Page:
Potiki Poi Founder, Georgia Latu, taking the stage in the Māori Fashion Extravaganza at the Gala dinner
At the opening of the 2021 Whānau Ora Symposium in Otepoti, I referred to the ageless lyrics of local band, Six-60, Kia mau ki tō ūkaipō; Kia mau hoki ki tō whānau, as a fitting anthem to launch this wonderful event.
Don’t forget your roots, don’t forget your family, don’t forget your roots – the ones who made you.
The ones who made you strong; who made you unique;
The ones who made you in the best image of all they dreamed about.
Over the course of three days we sang with gusto, we laughed with joyful recklessness as we embraced long-lost friends that we hadn’t physically connected with since lockdown; we cried as raw truths were shared; we feasted on barista coffee and exquisite gala dining; we marvelled in awe as our rangatahi leadership captivated our imagination; we reflected; we remembered; we were united in the wonder that is Whānau Ora.
There are so many highlights; so many keynote addresses that enthralled and inspired us. It was a celebration of entrepreneurship; of courage and creativity; of the belief in whānau that makes magic happen. We sang happy birthday to Whaea Tariana – acknowledging also the 11th year birthday since the day that Whānau Ora was announced as a core government priority on 8 April 2010.
We were so appreciative of the visionary leadership and presence of Te Runaka o Ōtākou; of Upoko Rangatira Edward Ellison; and the magnificent Mama and Papa of He Waka Kotuia; Paulette Tamati-Elliffe and Komene Cassidy.
From the moment we walked in, the amazing Michelle Branford and our team of champions (Ati, Sharon, Jahkaya and Kata) greeted us with a smile, and the Symposium was on!
It was wonderful to catch up with our friends from right across Te Waipounamu – from close at hand (the Corstorphine Hub) up to Waikawa Marae and Wairau in the whare.
A major announcement at the symposium was about the Kōanga Kai initiative which is all about ‘self-determination and sustainability’ around Maara Kai. This will enable marae and whānau like ours to be provided, not only with tuakana-teina and physical resources but more importantly to add to our tikanga Māori me mātauranga Māori kai kete.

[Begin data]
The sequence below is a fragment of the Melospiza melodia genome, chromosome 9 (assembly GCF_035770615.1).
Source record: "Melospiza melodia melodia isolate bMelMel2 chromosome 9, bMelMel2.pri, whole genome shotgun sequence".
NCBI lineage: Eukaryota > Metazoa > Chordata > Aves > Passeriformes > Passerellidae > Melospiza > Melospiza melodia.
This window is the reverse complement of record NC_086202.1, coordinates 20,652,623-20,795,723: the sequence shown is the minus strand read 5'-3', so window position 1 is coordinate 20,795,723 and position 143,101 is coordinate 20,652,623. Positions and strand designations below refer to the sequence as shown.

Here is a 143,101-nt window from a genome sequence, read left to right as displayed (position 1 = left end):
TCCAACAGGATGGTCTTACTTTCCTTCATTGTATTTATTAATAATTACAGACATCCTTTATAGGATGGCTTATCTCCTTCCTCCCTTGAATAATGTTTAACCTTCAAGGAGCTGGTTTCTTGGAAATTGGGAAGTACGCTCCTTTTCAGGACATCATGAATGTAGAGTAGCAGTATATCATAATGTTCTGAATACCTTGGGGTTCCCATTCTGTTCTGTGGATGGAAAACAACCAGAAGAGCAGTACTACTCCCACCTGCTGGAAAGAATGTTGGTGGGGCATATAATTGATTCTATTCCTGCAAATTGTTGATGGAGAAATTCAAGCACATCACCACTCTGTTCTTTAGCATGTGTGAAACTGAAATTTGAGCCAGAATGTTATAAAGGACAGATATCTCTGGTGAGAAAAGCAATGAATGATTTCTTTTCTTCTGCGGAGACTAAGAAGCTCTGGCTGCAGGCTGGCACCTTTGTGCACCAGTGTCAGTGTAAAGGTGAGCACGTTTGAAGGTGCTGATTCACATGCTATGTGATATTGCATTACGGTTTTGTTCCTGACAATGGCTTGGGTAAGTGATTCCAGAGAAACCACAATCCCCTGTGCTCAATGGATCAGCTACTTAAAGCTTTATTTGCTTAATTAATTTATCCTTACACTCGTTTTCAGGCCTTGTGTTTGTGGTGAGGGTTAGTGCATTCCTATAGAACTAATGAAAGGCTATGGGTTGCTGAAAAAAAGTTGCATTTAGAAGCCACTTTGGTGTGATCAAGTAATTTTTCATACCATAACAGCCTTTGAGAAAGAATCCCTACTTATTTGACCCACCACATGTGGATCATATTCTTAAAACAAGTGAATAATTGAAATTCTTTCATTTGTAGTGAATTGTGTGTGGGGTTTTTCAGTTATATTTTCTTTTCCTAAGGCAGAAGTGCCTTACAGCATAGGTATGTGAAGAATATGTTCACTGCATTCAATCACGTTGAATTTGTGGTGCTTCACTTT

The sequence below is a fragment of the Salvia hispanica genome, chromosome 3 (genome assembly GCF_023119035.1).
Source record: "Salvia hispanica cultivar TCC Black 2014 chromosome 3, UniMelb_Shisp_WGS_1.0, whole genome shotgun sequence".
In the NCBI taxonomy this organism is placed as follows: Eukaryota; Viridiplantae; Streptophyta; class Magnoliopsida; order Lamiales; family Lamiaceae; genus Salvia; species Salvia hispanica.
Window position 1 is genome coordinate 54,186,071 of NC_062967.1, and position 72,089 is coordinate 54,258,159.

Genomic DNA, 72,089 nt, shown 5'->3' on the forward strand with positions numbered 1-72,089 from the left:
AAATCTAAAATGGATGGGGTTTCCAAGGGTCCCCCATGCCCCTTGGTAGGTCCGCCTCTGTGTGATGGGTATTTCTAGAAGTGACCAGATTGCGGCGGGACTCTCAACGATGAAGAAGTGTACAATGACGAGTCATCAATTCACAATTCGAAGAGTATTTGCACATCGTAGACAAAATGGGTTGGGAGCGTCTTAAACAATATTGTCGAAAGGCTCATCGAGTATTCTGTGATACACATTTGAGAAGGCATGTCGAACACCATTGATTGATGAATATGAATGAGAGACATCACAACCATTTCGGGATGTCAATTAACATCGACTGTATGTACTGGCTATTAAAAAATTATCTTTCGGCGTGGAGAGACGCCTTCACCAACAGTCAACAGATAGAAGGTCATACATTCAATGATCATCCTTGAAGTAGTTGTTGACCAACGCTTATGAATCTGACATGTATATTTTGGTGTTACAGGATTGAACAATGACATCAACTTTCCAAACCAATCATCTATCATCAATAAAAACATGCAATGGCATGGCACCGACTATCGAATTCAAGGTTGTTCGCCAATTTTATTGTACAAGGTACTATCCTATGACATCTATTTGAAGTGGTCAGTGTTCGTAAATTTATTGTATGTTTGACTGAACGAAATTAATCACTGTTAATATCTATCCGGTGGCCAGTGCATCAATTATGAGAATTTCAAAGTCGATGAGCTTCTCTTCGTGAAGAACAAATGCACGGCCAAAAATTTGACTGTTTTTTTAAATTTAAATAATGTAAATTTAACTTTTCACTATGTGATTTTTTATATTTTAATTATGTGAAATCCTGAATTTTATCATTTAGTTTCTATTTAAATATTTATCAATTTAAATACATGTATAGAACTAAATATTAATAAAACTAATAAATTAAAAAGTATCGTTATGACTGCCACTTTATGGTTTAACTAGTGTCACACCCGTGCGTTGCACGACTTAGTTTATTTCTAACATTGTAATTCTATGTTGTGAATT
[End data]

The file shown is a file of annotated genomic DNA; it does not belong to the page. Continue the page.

Up in Te Tauihu, our Pouwhakataki, Kahutane Whaanga, was invited to participate in a CDEM Alpine Fault Magnitude 8+ earthquake Exercise this week.
CDEM pulled together a full team including Iwi support. Kahutane was put in both the Iwi and Welfare teams and was able to support the co-ordination of social and health services.
Royal Honours Nominations – Queen’s Birthday 2021
Nominations for the Queen’s Birthday Royal Honours 2021 remain open. We encourage you to put forward someone who you feel is worthy of this recognition. Royal Honours are a way to recognise exceptional people in your communities, across the Whānau Ora sector. Nominations can be made here
Sister, Sister Limited aims to build connections for small businesses and non-profit organisations through digital strategies and communication spaces, enabling for a greater online presence, marketability, and content/media management for whānau. In an uncertain COVID-19 environment it has become apparent that small businesses and organisations require online tools and resources; we recognise that this can support the sustainability and longevity of their ventures.
Te Pūtahitanga o Te Waipounamu has invested in Sister Sister to support further development of their business plan. Have a look at their website : it’s pretty exciting.
This week they had a magnificent event in the Tūranga (library) in Christchurch, chaired by Anton Matthews @fushorebro; with celebrity influencers and movers and shakers, Courtney Manu (@themanuss) Miria Flavell (@hinecollection) and Matt Brown (@sheisnotyourrehab).
Pictured, the magnificent founders of Sister Sister, Ngaroma Crown and Sarah Brown; with Jahkaya, Mihi-Rose, Tanita and Hora.